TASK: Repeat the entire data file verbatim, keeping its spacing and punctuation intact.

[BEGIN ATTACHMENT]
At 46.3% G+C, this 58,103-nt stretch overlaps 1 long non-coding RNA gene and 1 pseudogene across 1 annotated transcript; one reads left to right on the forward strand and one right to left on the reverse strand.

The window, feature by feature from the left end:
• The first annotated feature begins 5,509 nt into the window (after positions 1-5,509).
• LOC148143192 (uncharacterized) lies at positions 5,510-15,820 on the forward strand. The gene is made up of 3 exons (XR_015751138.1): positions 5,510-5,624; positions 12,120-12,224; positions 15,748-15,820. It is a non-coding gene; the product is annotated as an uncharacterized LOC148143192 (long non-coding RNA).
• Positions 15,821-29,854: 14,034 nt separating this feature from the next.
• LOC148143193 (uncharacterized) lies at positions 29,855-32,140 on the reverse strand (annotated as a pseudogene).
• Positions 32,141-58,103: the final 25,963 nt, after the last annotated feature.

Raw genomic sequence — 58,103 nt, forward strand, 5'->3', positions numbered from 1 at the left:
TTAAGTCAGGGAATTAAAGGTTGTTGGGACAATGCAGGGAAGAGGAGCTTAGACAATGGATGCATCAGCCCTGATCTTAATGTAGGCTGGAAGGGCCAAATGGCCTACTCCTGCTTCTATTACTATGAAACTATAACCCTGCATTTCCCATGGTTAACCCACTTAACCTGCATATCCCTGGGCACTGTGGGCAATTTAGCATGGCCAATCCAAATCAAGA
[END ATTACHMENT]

At 46.3% G+C, this 58,103-nt stretch overlaps 1 long non-coding RNA gene and 1 pseudogene across 1 annotated transcript; one reads left to right on the forward strand and one right to left on the reverse strand.

The window, feature by feature from the left end:
• The first annotated feature begins 5,509 nt into the window (after positions 1-5,509).
• LOC148143192 (uncharacterized) lies at positions 5,510-15,820 on the forward strand. The gene is made up of 3 exons (XR_015751138.1): positions 5,510-5,624; positions 12,120-12,224; positions 15,748-15,820. It is a non-coding gene; the product is annotated as an uncharacterized LOC148143192 (long non-coding RNA).
• Positions 15,821-29,854: 14,034 nt separating this feature from the next.
• LOC148143193 (uncharacterized) lies at positions 29,855-32,140 on the reverse strand (annotated as a pseudogene).
• Positions 32,141-58,103: the final 25,963 nt, after the last annotated feature.

Raw genomic sequence — 58,103 nt, forward strand, 5'->3', positions numbered from 1 at the left:
TTAAGTCAGGGAATTAAAGGTTGTTGGGACAATGCAGGGAAGAGGAGCTTAGACAATGGATGCATCAGCCCTGATCTTAATGTAGGCTGGAAGGGCCAAATGGCCTACTCCTGCTTCTATTACTATGAAACTATAACCCTGCATTTCCCATGGTTAACCCACTTAACCTGCATATCCCTGGGCACTGTGGGCAATTTAGCATGGCCAATCCAAATCAAGA